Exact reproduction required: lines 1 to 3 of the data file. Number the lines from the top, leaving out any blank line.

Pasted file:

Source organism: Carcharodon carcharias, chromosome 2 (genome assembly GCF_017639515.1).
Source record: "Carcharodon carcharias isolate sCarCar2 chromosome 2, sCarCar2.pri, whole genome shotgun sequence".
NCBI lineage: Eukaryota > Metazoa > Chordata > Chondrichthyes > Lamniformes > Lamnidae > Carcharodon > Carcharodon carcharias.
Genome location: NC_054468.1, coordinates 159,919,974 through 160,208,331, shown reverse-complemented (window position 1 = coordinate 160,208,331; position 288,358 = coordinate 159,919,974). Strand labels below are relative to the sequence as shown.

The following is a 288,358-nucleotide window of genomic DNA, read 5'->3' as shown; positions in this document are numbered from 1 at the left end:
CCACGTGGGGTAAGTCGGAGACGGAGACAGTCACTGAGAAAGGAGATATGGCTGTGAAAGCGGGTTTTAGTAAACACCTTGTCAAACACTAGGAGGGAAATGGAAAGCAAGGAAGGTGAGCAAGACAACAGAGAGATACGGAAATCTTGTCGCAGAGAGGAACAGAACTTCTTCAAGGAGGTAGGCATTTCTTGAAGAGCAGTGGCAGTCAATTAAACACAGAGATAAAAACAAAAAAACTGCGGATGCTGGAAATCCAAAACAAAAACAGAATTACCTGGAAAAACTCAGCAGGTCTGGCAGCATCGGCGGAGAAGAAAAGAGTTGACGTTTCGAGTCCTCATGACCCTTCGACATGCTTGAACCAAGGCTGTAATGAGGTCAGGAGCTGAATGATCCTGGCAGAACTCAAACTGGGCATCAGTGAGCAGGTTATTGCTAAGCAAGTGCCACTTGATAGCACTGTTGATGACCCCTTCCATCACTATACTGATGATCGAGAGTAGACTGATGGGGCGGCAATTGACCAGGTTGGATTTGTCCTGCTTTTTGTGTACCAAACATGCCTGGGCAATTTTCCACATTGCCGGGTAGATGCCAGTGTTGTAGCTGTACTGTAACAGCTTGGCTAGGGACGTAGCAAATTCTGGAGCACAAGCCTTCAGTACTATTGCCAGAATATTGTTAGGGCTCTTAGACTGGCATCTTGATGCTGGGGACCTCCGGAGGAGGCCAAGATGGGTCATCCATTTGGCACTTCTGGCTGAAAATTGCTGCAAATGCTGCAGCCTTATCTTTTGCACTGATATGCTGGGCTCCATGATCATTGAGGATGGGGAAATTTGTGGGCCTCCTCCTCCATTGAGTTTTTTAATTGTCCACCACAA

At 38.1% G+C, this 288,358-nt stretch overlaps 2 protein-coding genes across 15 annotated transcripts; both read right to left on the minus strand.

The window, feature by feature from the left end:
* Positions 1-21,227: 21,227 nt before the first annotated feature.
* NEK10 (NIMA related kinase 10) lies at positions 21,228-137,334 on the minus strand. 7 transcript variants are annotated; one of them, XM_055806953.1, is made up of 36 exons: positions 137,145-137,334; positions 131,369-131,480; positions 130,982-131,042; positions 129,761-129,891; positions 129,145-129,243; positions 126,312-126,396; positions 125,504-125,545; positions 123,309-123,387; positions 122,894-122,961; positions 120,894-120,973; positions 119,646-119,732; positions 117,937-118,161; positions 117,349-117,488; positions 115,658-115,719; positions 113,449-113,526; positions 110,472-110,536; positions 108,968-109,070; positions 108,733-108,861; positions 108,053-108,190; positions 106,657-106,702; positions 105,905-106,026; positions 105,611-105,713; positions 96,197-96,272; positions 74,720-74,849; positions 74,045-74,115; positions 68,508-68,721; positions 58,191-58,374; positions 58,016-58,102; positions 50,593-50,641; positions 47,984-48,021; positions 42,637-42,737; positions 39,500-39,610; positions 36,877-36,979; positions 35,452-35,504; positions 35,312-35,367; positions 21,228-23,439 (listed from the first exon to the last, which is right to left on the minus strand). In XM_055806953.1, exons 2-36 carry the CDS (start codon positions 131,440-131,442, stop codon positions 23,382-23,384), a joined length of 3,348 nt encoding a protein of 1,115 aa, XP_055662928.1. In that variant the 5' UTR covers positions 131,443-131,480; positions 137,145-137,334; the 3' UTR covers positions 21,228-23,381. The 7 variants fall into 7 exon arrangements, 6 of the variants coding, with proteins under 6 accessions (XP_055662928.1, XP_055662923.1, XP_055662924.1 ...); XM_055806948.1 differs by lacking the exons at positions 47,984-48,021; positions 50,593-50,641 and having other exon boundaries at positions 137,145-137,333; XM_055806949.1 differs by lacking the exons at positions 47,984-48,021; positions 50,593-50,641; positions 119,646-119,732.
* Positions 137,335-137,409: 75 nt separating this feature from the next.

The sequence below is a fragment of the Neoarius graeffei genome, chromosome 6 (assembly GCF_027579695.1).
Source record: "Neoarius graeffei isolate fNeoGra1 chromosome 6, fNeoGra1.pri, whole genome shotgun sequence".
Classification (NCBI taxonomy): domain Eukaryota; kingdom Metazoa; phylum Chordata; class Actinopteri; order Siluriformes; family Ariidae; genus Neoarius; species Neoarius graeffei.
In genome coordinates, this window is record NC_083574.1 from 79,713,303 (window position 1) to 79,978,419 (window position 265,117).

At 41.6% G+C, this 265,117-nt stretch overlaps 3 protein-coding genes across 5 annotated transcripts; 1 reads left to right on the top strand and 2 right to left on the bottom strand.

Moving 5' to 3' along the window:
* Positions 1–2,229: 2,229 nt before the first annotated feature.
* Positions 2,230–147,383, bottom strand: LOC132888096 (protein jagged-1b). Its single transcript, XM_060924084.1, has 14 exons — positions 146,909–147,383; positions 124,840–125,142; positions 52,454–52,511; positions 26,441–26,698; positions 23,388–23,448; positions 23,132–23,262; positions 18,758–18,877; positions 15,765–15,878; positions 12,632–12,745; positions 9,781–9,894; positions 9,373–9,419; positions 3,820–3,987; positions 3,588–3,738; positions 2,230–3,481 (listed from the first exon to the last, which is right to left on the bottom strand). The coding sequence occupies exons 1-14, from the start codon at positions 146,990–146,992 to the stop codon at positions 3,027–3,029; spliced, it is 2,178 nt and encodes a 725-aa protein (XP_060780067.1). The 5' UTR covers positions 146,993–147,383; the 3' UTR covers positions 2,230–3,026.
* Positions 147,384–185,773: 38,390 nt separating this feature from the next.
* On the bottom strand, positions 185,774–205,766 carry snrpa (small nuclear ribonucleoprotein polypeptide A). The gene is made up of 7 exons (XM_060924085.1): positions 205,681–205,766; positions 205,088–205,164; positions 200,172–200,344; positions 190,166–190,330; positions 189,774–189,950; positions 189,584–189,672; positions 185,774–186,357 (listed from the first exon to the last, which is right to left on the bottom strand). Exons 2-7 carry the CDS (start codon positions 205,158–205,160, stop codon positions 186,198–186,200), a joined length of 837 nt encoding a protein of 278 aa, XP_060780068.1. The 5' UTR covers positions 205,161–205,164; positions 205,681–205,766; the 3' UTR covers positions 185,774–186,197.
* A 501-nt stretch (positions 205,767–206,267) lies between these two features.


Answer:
Source organism: Carcharodon carcharias, chromosome 2 (genome assembly GCF_017639515.1).
Source record: "Carcharodon carcharias isolate sCarCar2 chromosome 2, sCarCar2.pri, whole genome shotgun sequence".
NCBI lineage: Eukaryota > Metazoa > Chordata > Chondrichthyes > Lamniformes > Lamnidae > Carcharodon > Carcharodon carcharias.